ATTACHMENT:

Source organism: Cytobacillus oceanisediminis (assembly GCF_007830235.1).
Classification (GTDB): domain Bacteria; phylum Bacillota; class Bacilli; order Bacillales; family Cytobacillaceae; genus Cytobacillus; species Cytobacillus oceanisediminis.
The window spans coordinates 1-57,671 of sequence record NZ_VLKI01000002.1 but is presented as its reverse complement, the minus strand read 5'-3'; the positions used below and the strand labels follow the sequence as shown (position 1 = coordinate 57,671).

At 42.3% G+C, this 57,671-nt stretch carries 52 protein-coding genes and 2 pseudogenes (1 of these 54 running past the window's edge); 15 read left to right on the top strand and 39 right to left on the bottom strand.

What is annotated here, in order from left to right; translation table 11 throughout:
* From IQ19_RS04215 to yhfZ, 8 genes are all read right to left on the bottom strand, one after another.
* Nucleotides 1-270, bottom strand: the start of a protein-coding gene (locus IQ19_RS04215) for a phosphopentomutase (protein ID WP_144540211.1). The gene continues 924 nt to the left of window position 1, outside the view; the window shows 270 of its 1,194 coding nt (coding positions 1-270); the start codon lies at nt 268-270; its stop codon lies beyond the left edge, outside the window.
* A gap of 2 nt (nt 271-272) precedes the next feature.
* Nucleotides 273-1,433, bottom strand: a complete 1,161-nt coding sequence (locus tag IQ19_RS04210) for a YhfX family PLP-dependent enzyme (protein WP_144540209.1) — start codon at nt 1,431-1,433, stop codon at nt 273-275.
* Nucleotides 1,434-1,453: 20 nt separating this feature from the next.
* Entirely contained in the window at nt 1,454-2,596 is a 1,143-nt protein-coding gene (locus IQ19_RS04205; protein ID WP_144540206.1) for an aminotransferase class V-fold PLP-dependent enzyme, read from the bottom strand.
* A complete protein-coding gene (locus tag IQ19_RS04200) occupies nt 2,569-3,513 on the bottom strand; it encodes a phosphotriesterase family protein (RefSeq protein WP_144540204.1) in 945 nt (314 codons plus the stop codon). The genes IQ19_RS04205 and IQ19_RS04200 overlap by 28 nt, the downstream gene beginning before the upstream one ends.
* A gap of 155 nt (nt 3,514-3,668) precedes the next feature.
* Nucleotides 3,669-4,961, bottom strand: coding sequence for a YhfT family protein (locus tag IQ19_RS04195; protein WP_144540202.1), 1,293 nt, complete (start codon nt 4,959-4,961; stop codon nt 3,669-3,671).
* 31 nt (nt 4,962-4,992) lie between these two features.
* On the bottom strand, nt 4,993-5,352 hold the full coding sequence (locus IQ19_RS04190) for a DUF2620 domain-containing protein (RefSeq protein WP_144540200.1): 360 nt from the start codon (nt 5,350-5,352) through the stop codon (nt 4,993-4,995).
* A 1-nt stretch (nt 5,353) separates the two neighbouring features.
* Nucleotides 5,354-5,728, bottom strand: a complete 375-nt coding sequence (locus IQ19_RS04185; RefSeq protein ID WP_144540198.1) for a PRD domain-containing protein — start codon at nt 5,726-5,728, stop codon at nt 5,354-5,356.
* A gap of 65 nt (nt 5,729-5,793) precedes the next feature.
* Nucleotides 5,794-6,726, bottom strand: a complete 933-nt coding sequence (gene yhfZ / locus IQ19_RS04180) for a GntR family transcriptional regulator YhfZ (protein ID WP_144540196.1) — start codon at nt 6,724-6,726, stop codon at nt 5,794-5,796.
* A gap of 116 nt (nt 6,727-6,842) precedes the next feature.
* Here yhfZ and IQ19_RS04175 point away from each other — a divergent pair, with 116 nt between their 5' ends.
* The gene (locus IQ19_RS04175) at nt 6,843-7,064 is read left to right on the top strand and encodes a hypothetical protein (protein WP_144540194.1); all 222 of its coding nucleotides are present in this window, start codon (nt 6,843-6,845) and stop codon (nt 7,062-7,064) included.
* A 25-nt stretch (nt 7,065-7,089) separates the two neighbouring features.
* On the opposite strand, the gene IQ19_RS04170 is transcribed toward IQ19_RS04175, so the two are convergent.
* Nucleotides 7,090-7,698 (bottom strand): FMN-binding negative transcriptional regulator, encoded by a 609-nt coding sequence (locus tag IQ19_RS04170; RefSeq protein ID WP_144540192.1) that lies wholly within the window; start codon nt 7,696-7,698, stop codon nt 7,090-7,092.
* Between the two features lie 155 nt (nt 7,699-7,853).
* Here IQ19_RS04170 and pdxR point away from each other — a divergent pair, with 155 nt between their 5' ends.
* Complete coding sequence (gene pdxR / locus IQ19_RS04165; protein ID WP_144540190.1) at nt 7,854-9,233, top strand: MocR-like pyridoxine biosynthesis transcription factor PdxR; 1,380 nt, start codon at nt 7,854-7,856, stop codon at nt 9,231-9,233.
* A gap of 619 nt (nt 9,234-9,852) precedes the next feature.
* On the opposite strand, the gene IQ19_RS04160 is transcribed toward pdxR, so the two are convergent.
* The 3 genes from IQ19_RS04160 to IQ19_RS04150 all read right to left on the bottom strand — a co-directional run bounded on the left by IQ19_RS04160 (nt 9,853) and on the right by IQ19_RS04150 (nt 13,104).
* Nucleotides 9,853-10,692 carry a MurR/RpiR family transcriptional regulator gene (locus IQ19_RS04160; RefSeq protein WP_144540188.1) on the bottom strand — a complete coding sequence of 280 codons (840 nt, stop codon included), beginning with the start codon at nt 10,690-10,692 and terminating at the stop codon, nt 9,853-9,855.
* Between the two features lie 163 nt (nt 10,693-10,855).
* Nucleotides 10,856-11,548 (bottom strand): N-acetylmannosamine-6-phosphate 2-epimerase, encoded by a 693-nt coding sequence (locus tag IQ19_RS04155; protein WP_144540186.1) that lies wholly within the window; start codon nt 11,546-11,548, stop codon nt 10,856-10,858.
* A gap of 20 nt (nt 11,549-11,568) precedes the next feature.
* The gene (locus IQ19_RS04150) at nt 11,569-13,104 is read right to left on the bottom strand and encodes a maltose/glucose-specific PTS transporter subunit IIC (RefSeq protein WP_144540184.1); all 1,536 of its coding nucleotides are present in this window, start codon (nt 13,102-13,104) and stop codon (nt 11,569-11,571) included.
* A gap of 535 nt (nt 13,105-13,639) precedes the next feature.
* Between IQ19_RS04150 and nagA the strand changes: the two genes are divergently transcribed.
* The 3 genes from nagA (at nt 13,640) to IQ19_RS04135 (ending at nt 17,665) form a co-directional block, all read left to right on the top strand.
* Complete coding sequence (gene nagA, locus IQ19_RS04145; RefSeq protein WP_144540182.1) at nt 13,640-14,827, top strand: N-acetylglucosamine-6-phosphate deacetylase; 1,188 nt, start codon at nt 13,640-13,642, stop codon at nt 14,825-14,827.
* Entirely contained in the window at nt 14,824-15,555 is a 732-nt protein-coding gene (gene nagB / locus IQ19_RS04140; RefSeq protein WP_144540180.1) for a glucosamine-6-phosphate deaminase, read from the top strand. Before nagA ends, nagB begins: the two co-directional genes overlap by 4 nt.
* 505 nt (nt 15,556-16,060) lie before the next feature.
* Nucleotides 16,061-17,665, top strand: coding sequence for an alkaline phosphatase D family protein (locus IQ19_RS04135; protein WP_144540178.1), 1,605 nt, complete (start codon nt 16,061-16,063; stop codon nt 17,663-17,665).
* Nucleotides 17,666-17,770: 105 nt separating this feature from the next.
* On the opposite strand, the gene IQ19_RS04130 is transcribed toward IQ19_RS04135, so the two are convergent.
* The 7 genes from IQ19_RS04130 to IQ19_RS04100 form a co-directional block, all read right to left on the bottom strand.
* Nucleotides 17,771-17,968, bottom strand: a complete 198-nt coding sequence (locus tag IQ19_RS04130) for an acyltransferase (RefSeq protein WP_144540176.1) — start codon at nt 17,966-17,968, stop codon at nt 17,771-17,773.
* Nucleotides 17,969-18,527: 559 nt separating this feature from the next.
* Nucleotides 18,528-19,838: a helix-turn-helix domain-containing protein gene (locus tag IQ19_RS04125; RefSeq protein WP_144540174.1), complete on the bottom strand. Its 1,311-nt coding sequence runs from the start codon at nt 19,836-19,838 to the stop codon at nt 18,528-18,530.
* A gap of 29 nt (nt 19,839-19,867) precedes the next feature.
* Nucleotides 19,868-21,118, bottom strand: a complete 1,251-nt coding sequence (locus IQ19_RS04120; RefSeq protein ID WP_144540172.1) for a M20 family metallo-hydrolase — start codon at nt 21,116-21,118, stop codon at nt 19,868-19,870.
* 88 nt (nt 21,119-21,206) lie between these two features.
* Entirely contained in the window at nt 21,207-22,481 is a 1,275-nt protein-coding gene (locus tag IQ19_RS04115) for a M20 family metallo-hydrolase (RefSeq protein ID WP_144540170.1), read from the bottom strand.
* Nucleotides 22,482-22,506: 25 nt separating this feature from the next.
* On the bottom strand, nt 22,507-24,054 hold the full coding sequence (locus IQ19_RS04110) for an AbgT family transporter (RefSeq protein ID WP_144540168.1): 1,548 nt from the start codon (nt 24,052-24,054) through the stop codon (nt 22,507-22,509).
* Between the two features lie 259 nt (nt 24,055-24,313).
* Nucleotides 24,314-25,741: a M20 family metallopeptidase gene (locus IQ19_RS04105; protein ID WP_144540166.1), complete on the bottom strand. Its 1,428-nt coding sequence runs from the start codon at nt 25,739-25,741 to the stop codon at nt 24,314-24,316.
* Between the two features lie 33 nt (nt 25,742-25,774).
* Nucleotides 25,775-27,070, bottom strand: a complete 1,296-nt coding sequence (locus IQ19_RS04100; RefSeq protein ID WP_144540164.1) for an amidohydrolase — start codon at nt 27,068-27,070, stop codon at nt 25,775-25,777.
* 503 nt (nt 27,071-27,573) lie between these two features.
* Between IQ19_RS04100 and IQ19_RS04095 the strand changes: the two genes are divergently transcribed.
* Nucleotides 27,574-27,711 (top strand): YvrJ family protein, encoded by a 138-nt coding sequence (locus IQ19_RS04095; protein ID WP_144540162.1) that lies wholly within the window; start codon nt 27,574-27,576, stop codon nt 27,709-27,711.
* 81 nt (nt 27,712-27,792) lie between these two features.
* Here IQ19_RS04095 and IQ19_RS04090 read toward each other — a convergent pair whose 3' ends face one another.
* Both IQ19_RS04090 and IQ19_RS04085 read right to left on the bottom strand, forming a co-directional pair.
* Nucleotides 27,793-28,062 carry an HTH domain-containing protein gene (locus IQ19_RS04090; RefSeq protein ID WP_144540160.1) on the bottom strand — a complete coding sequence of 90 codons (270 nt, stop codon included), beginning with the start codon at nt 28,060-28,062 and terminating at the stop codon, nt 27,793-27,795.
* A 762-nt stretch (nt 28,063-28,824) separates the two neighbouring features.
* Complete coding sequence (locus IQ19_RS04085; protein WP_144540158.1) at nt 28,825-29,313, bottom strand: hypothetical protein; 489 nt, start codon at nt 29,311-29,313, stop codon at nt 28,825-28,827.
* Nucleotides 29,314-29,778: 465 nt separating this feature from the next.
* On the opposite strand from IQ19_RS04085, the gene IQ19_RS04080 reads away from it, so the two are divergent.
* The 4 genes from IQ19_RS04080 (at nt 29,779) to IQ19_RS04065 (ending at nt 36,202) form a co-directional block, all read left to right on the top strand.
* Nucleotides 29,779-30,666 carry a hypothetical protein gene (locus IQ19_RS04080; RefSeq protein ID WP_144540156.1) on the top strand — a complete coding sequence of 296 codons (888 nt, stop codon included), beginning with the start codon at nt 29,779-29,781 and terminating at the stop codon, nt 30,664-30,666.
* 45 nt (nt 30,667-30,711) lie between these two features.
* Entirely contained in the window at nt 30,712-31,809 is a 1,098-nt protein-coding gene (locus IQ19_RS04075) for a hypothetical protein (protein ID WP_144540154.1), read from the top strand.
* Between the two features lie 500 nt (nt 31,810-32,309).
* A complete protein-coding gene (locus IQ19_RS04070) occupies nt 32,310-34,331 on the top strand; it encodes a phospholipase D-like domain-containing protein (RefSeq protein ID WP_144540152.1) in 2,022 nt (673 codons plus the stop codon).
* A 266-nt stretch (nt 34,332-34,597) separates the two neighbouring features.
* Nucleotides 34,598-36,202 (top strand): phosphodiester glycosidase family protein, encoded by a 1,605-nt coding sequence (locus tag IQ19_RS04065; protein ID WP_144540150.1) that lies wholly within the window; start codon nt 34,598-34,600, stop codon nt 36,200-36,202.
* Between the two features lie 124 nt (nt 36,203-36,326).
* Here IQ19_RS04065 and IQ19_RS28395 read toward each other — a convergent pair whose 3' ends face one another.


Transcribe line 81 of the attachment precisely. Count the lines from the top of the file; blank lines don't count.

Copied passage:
* Here IQ19_RS04065 and IQ19_RS28395 read toward each other — a convergent pair whose 3' ends face one another.